2 Reasons Why Microsoft Wants Richer Evaluation Than Apple – The Motley Fool


After Apple (NASDAQ: AAPL) stocks have fallen sharply from their peaks following disappointing forecasts and negative supply chain data points around its latest iPhone, Apple and software giant Microsoft (NASDAQ: MSFT) are now struggling with the title of the largest publicly traded company by market capitalization.

Interestingly, if investors think that these two companies are worth much the same thing, Microsoft's shares are trading at just under 25 times the expected profits in FY 2019, while Apple is trading at less than 13.4 times what analysts think it will generate. FY 2019. In other words: Apple is making more money than Microsoft, but investors are willing to pay more for every dollar of Microsoft profit than for Apple.

A woman in a glass atrium holding two boxed iPhones, smiling at an individual who is facing her

Source of the image: Apple.

I would like to propose here two reasons why Microsoft indeed deserves a richer valuation than that of Apple.

Microsoft is a more diversified company

Microsoft is a diversified company. It is the leading provider of PC operating systems; it dominates the productivity software market with its Office products; it's a major player in the game with its Xbox franchise; it operates an extremely efficient cloud computing company; and more.

The software giant brings together its different product lines into three segments: "more personal computing", "smart cloud", and productivity and business processes. These segments accounted for 38.3%, 29.2% and 32.5% of the Company's business and recorded sales growth of 8%, 18% and 20%, respectively, during the fiscal year. 2018 of the company.

Not only are Microsoft's businesses diversified, but each of its reporting segments performed well last year. Society is anything but a pony ride.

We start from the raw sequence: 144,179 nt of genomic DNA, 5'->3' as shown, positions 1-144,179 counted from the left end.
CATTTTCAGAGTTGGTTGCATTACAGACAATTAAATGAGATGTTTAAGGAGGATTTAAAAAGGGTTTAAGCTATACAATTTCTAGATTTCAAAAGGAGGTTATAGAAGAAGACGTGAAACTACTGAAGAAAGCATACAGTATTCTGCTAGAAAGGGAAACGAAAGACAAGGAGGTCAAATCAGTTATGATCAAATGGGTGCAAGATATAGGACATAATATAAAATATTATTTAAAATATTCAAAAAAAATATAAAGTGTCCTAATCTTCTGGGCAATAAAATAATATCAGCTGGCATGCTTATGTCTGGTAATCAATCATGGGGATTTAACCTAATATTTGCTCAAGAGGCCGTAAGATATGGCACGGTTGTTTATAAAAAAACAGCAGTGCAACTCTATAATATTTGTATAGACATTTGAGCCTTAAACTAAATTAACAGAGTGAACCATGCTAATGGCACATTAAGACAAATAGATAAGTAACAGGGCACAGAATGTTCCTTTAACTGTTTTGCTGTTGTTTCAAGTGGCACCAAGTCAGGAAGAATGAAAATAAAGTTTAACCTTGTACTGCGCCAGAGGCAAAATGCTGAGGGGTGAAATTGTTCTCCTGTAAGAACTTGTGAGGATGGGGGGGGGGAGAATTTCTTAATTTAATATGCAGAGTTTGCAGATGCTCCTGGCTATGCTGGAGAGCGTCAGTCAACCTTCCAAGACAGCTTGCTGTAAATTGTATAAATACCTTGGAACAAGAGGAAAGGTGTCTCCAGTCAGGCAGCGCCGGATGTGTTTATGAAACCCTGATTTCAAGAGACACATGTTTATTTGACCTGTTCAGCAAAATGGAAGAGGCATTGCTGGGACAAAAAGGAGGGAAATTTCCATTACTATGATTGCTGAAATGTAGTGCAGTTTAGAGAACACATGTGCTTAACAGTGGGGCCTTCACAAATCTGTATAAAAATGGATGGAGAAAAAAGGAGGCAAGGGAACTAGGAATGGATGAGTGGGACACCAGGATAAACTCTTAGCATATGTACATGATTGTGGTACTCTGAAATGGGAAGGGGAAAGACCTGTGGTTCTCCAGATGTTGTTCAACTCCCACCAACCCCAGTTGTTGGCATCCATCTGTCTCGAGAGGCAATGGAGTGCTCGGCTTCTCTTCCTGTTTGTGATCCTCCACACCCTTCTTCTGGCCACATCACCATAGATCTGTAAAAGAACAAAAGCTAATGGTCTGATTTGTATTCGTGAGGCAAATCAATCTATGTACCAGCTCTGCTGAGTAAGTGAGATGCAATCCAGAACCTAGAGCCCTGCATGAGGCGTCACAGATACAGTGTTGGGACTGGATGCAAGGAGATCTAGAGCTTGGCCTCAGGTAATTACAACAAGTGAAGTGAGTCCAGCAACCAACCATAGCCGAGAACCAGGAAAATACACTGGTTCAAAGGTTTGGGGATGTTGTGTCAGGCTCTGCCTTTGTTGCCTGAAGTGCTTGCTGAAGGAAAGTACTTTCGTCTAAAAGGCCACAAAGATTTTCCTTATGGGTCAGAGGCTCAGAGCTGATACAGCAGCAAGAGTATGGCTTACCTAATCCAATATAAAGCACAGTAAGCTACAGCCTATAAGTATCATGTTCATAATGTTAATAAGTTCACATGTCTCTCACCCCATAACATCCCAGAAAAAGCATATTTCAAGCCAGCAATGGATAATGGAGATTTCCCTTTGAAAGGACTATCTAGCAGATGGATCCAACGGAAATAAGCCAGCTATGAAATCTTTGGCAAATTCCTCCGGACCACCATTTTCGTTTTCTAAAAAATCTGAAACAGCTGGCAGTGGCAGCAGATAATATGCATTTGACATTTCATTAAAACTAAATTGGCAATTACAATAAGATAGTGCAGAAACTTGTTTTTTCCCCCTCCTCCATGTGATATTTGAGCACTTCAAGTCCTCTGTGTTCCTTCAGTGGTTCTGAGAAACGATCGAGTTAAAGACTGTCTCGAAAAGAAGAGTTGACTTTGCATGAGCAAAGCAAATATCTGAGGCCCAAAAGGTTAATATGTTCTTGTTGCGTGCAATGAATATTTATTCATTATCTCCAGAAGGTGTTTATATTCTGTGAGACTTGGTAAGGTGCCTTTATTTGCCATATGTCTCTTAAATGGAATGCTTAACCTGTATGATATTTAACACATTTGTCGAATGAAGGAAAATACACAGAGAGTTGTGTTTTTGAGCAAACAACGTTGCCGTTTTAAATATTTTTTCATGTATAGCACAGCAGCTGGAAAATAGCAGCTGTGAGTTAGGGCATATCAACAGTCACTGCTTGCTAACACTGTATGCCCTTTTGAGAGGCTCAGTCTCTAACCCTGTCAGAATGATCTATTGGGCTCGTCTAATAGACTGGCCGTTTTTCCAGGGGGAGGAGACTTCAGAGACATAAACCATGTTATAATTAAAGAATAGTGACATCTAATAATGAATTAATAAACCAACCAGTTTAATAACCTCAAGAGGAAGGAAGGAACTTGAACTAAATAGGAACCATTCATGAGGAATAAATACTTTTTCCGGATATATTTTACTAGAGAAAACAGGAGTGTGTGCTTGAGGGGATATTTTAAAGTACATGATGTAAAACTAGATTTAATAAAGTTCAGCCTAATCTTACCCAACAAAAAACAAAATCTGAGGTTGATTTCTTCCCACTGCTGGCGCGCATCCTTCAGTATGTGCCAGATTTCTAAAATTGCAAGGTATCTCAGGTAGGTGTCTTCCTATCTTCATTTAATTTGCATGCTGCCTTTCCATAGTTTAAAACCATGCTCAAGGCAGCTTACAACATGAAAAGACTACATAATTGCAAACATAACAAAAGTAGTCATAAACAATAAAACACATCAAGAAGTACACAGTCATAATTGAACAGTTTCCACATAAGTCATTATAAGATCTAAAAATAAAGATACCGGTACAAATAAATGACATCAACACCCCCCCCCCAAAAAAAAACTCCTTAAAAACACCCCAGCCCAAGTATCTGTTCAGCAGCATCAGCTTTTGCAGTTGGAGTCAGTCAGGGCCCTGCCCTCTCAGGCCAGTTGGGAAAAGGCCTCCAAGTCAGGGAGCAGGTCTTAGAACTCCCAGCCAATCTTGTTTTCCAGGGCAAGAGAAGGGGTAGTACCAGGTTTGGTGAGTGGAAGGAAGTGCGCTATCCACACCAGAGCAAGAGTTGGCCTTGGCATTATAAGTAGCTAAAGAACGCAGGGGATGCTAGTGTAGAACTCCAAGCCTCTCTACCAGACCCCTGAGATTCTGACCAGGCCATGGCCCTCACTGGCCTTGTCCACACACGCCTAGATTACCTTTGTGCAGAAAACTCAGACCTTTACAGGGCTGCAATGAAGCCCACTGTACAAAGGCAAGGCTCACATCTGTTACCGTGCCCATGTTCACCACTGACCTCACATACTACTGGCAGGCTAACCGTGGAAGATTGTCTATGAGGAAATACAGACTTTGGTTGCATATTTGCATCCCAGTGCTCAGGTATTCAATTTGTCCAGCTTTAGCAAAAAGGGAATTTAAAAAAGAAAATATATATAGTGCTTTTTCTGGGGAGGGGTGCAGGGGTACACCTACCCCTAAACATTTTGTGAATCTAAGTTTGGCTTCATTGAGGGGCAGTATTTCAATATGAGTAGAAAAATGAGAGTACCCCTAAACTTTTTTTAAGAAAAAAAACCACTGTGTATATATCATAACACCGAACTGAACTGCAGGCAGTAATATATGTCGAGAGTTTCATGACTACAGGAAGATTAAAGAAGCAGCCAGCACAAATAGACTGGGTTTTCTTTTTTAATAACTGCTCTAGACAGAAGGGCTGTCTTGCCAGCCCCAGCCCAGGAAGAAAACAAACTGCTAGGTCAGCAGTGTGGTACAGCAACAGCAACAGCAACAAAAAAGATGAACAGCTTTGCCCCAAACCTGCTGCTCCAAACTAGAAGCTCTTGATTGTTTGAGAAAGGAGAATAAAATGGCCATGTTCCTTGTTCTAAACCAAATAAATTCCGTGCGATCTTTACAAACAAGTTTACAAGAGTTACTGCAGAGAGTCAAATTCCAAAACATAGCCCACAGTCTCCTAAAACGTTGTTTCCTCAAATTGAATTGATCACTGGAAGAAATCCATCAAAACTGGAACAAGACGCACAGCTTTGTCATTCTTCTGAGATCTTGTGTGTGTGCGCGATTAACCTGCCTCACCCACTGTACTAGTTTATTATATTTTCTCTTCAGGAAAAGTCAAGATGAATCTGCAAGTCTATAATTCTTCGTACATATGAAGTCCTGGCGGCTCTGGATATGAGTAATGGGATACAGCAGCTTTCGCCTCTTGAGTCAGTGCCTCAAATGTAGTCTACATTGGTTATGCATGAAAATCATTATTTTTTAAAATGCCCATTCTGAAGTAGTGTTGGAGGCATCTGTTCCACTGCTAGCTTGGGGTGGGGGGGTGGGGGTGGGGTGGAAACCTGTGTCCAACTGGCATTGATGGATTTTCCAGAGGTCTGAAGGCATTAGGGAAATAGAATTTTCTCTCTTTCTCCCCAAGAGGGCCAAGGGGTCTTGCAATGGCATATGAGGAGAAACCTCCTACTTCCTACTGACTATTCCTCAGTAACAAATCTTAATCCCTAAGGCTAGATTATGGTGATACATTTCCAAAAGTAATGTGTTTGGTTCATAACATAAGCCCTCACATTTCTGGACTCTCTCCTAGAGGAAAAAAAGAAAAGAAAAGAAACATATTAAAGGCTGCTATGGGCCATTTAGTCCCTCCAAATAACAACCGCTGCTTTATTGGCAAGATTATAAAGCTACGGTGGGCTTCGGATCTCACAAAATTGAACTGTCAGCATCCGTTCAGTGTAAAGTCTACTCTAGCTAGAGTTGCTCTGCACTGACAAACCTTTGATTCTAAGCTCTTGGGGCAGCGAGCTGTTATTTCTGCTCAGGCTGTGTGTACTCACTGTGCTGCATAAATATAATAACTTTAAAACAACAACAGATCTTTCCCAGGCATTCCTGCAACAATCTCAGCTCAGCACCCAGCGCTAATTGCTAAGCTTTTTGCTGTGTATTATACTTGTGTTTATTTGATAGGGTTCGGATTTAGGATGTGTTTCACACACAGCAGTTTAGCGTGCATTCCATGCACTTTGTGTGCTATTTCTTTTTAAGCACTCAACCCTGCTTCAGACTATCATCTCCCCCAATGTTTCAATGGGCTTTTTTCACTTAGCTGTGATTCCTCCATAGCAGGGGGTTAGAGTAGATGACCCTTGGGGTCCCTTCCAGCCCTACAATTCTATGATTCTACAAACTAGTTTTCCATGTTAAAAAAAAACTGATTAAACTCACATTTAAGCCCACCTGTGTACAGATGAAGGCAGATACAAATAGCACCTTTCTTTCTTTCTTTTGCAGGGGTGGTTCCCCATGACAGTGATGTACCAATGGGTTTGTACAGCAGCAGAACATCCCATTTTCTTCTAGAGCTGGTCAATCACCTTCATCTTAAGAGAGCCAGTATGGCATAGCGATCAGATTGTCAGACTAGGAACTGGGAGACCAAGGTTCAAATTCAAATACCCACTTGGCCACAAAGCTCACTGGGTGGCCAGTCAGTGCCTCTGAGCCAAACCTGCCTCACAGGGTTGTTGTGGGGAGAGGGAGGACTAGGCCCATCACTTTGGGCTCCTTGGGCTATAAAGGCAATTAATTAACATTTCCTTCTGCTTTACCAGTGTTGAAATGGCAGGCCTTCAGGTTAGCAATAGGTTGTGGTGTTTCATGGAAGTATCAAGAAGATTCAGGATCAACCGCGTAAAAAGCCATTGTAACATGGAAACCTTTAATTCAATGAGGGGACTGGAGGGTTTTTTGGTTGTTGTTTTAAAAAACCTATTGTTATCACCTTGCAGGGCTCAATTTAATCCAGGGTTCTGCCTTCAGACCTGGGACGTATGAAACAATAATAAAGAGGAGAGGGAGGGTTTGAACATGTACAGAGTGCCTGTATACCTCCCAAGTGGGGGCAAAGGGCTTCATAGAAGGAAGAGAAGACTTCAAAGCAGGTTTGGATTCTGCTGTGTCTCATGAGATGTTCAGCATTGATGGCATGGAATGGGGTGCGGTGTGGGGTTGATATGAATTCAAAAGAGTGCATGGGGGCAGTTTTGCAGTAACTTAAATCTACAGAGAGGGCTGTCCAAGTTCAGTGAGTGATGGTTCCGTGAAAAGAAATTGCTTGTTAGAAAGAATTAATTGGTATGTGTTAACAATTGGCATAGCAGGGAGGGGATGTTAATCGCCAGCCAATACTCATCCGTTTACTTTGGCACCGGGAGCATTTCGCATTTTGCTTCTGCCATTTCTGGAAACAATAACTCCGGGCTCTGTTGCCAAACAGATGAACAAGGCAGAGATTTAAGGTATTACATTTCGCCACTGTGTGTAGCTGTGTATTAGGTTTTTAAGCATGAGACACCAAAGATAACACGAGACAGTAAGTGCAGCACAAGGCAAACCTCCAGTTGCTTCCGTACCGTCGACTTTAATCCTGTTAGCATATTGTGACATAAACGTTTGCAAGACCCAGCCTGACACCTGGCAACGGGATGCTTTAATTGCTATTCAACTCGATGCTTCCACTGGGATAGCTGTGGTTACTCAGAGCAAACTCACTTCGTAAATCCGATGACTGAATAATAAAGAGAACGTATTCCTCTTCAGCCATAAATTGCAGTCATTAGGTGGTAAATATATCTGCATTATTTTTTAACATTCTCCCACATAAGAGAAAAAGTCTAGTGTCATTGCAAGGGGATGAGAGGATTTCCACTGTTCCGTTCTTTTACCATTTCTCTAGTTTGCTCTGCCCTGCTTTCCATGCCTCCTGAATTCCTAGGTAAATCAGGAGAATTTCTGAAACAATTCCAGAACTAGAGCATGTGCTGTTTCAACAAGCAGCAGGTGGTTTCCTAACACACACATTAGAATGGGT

Apple, by contrast, derives a significant percentage of its sales – about 62.8% for the 2018 fiscal year – from its iPhone product line. When this business is doing well, as in fiscal year 2018, the business can generate significant revenue and profit growth. However, if this activity falls flat – and reports on iPhone production decline, with the 3D sensor chip vendor LumentumThe recent drastic downward revision of forecasts of less than two weeks after the initial forecast is not a positive sign. Any activity of Apple could suffer.

Now, to be fair, Apple does not only sell the iPhone. It has a fast-growing service business and a booming business based on the success of products like Apple Watch and AirPods. However, in total, these activities accounted for only about 20.5% of the company's sales for the 2018 fiscal year; it is therefore difficult for a robust growth to offset, for example, a product cycle for fictitious iPhone.

Apple also sells Mac personal computers and iPad tablets, but these companies are not huge and are not real superstars either. Apple's Mac business accounted for about 9.6% of its total business and had shrunk by 1% during the 2018 fiscal year. The iPad was even less relevant, accounting for just under 7.1% of sales; she also suffered a 2% drop in her income that year. This is not the kind of business that will encourage investors to pay a premium for shares.

The battle of growth rates

Another thing to consider is that, according to analysts' estimates, Microsoft is expected to generate much stronger growth than Apple in the next few years.

According to these estimates, Microsoft should increase its sales by 12.7% in its 2019 fiscal year, then by 10.6% in 2020. In contrast, Apple's sales are expected to increase by only 5.2% in fiscal year 2019, followed by a further 4.2% increase in its business figure. year 2020.

Now analysts' estimates are likely to change as more data points arrive, but for the moment, analysts are of the opinion that Microsoft is on the path to more robust growth than Apple over the next two years. If you take analysts' estimates as an approximation of the general expectations of investors, it is not surprising that Microsoft orders a richer multiple than Apple's.

Teresa Kersten, a LinkedIn employee, a subsidiary of Microsoft, is a board member of The Motley Fool. Ashraf Eassa does not hold any of the shares mentioned. The Motley Fool owns shares and recommends Apple. The Motley Fool owns shares in Microsoft and offers the following options: $ 150 long calls on Apple for January 2020 and $ 155 short calls on Apple, January 2020 Motley Fool has a disclosure policy.


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